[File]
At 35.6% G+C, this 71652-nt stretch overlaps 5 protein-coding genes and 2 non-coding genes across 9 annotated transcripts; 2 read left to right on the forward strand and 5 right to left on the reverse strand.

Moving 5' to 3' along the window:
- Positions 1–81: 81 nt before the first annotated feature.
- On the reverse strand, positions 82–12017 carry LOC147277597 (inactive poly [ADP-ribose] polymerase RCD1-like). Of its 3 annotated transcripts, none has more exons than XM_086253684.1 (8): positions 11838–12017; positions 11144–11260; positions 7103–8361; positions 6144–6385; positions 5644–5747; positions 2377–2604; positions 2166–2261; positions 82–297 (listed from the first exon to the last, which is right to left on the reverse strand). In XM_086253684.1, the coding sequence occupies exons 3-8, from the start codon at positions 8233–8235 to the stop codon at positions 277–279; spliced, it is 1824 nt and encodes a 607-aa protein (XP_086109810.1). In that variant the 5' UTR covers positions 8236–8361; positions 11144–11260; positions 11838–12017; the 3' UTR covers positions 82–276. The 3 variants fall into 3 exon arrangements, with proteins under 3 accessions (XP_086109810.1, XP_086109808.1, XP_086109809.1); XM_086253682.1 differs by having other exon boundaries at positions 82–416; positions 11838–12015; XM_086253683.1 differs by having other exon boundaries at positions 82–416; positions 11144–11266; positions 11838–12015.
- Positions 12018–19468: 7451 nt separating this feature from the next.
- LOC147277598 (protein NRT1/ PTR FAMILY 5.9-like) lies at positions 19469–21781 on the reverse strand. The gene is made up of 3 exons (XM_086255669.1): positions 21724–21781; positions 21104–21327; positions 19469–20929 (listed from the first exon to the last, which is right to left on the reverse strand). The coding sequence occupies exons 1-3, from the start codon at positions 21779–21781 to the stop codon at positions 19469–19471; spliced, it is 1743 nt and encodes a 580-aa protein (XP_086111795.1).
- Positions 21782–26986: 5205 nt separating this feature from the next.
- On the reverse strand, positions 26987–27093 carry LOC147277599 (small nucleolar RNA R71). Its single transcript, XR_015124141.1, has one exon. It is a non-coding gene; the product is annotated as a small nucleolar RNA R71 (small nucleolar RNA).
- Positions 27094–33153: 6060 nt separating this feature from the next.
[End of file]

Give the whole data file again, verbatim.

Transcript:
At 35.6% G+C, this 71652-nt stretch overlaps 5 protein-coding genes and 2 non-coding genes across 9 annotated transcripts; 2 read left to right on the forward strand and 5 right to left on the reverse strand.

Moving 5' to 3' along the window:
- Positions 1–81: 81 nt before the first annotated feature.
- On the reverse strand, positions 82–12017 carry LOC147277597 (inactive poly [ADP-ribose] polymerase RCD1-like). Of its 3 annotated transcripts, none has more exons than XM_086253684.1 (8): positions 11838–12017; positions 11144–11260; positions 7103–8361; positions 6144–6385; positions 5644–5747; positions 2377–2604; positions 2166–2261; positions 82–297 (listed from the first exon to the last, which is right to left on the reverse strand). In XM_086253684.1, the coding sequence occupies exons 3-8, from the start codon at positions 8233–8235 to the stop codon at positions 277–279; spliced, it is 1824 nt and encodes a 607-aa protein (XP_086109810.1). In that variant the 5' UTR covers positions 8236–8361; positions 11144–11260; positions 11838–12017; the 3' UTR covers positions 82–276. The 3 variants fall into 3 exon arrangements, with proteins under 3 accessions (XP_086109810.1, XP_086109808.1, XP_086109809.1); XM_086253682.1 differs by having other exon boundaries at positions 82–416; positions 11838–12015; XM_086253683.1 differs by having other exon boundaries at positions 82–416; positions 11144–11266; positions 11838–12015.
- Positions 12018–19468: 7451 nt separating this feature from the next.
- LOC147277598 (protein NRT1/ PTR FAMILY 5.9-like) lies at positions 19469–21781 on the reverse strand. The gene is made up of 3 exons (XM_086255669.1): positions 21724–21781; positions 21104–21327; positions 19469–20929 (listed from the first exon to the last, which is right to left on the reverse strand). The coding sequence occupies exons 1-3, from the start codon at positions 21779–21781 to the stop codon at positions 19469–19471; spliced, it is 1743 nt and encodes a 580-aa protein (XP_086111795.1).
- Positions 21782–26986: 5205 nt separating this feature from the next.
- On the reverse strand, positions 26987–27093 carry LOC147277599 (small nucleolar RNA R71). Its single transcript, XR_015124141.1, has one exon. It is a non-coding gene; the product is annotated as a small nucleolar RNA R71 (small nucleolar RNA).
- Positions 27094–33153: 6060 nt separating this feature from the next.